Last year, we all skipped POINT because of the pandemic. But, all of us also share one more pandemic experience – all of our feeds were flooded with conspiracy theories and pandemic influencers, and we all have at least one family member believing in those theories. This panel would discuss the increase, motivation, approach and solution of the problem of conspiracy theories and conspiracy influencers the pandemic has brought, both in media and on social media. Most of us know the most famous conspiracy faces and voices, which become popular on social media literally over the night. They gathered millions of views on YouTube and achieved enormous reach on Facebook, Instagram and Twitter, which fact-checkers could only imagine. How is that even possible? Why did it happen? Can the international fact-checking community learn anything from them?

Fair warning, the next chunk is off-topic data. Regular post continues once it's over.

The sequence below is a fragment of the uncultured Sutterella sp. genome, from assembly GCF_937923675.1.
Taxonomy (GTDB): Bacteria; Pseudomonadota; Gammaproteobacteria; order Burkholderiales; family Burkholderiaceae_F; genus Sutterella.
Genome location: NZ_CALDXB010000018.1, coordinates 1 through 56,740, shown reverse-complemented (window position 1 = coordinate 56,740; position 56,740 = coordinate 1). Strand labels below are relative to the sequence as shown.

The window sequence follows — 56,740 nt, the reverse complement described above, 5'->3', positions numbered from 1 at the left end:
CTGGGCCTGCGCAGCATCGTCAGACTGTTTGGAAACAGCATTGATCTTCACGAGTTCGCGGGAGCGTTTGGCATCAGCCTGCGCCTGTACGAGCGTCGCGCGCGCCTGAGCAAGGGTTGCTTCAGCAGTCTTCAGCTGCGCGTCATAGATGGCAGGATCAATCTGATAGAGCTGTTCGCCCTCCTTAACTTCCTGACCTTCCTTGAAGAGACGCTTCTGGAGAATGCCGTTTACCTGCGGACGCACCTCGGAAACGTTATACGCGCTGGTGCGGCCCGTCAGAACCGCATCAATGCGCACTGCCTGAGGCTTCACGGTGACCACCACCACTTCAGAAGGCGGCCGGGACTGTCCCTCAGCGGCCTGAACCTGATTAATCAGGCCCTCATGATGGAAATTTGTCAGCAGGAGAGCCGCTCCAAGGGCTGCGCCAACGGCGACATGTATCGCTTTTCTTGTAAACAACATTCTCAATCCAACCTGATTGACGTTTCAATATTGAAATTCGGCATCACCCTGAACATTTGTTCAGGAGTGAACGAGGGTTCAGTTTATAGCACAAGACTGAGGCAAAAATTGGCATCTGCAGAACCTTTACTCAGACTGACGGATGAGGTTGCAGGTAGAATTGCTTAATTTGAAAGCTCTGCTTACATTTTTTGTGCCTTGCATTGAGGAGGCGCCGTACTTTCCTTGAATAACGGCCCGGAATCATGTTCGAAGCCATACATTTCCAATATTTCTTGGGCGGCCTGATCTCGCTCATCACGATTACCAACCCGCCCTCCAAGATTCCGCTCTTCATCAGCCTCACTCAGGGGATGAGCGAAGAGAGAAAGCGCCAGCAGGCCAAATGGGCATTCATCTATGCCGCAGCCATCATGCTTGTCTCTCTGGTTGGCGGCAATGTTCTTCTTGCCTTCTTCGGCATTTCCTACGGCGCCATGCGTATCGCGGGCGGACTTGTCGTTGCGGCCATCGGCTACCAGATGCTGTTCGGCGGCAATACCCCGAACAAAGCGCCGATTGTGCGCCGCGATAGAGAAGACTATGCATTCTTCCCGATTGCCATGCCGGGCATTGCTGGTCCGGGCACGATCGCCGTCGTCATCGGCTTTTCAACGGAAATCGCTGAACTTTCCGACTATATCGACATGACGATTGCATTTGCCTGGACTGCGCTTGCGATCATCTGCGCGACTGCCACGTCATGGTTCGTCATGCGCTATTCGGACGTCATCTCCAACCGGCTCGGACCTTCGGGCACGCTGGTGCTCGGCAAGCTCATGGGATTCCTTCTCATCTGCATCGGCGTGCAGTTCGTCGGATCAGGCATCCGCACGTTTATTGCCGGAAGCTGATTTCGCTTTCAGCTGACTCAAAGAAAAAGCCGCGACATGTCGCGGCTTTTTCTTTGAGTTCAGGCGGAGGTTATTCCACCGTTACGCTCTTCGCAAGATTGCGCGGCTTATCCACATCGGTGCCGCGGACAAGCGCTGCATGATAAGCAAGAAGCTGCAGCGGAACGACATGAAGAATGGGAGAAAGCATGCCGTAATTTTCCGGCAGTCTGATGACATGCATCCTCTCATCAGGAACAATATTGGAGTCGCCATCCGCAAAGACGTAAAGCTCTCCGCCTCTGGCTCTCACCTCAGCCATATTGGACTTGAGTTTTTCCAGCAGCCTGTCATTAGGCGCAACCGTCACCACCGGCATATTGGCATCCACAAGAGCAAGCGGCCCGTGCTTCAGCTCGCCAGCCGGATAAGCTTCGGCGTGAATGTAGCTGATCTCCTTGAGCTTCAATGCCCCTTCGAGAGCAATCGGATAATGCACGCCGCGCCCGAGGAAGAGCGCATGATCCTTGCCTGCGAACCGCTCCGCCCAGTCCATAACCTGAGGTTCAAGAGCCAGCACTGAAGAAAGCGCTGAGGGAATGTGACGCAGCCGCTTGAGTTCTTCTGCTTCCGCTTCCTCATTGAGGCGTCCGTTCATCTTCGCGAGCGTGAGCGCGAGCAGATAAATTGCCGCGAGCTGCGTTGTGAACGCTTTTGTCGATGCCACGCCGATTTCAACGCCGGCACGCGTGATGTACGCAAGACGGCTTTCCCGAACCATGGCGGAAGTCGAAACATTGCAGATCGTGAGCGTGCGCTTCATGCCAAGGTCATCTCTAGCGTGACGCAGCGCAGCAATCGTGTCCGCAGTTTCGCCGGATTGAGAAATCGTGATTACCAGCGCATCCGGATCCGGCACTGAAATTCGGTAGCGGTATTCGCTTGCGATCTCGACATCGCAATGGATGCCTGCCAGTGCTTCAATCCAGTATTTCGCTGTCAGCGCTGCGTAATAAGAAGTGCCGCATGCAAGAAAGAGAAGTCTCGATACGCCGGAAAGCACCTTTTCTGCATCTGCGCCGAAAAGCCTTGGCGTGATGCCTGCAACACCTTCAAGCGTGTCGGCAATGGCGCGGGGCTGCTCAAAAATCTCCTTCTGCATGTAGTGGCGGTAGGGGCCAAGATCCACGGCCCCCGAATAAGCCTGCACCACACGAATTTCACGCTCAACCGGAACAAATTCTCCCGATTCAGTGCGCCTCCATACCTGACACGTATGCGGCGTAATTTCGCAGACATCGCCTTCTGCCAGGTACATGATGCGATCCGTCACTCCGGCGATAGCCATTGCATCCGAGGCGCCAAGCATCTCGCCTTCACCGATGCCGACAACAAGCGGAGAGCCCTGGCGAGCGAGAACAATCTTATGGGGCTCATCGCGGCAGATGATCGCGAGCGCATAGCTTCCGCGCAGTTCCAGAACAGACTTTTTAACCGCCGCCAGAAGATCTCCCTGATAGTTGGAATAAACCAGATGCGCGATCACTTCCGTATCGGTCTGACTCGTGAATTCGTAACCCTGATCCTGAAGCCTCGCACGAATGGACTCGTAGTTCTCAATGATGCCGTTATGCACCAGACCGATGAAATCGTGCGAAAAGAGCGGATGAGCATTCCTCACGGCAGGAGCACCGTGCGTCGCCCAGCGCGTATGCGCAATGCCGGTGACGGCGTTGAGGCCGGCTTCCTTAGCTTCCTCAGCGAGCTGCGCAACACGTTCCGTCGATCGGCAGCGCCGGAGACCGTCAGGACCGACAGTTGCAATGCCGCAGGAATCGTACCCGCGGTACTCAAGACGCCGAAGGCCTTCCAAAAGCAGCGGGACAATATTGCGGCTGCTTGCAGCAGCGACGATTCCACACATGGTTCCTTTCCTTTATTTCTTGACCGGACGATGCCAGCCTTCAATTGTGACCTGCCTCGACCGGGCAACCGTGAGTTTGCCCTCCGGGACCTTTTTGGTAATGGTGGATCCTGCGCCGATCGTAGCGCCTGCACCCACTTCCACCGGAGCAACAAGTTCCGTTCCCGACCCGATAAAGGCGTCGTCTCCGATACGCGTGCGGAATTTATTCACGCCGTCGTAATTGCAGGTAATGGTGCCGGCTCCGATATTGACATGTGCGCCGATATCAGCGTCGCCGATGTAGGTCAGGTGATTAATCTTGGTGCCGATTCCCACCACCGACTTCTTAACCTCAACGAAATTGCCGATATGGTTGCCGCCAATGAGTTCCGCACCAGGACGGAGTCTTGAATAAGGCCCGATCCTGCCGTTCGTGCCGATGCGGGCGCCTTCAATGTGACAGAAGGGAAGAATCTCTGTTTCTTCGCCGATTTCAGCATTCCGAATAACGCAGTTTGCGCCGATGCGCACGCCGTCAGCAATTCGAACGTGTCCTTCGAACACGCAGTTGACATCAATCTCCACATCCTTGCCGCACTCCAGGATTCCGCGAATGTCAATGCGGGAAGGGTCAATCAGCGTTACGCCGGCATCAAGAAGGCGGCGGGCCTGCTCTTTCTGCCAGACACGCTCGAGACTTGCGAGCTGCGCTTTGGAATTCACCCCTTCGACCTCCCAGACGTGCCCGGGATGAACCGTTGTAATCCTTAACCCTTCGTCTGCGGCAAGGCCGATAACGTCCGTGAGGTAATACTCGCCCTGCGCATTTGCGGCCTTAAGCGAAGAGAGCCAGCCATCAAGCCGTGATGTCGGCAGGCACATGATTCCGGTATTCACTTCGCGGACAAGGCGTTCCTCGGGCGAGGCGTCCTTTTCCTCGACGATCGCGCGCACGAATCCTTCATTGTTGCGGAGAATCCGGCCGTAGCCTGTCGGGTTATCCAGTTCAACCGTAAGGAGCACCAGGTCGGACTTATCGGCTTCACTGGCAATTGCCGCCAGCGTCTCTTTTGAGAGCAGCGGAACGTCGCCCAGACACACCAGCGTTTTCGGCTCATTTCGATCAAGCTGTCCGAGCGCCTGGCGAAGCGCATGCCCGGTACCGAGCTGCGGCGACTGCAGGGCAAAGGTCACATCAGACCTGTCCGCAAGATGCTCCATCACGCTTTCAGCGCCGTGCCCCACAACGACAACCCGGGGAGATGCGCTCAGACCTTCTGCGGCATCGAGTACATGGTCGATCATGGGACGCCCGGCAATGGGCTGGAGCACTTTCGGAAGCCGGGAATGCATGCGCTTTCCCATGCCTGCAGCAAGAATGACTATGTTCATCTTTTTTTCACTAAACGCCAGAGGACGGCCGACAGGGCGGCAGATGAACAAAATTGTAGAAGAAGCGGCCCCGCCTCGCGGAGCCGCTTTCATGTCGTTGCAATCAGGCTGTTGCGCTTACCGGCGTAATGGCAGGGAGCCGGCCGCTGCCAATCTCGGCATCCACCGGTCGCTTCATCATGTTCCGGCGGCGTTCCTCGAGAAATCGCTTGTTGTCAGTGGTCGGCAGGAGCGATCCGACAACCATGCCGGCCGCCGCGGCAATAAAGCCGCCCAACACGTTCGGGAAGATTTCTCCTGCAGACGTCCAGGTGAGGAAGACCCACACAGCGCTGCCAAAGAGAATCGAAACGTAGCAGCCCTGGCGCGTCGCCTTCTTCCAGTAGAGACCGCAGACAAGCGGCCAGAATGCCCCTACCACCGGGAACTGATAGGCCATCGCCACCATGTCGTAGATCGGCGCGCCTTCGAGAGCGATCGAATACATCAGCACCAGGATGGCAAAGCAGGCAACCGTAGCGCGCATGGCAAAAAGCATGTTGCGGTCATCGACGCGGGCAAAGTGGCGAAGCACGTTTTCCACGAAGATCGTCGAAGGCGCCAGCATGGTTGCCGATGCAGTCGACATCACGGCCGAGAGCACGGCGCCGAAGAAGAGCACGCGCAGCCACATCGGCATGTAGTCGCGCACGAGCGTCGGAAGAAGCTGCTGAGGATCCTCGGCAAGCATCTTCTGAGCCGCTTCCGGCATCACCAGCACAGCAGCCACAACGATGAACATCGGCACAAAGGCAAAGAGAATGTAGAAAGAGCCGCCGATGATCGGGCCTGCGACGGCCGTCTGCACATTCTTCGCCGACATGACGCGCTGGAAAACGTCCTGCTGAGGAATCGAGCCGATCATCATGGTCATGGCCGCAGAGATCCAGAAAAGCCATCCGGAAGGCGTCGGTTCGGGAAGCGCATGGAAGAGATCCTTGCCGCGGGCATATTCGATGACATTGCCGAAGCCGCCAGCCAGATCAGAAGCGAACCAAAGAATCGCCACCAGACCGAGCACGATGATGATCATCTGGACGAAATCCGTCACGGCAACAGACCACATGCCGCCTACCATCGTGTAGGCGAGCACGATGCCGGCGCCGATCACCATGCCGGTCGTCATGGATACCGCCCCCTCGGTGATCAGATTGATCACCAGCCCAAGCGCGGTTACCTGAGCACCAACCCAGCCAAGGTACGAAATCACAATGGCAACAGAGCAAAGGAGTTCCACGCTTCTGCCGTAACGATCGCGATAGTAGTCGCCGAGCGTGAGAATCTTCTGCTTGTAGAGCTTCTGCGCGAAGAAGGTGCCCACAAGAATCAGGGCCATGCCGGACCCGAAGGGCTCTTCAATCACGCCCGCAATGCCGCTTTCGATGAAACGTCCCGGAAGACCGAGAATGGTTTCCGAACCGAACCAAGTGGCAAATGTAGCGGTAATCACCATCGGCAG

Besides social media, these topics have also reached the mainstream. What did the media and fact-checking community do, and what is it doing about it? Are other actors doing anything? Is fact-checking the best solution, and what should have been done better? Do we have enough information and experience to plan more efficient actions and strategies?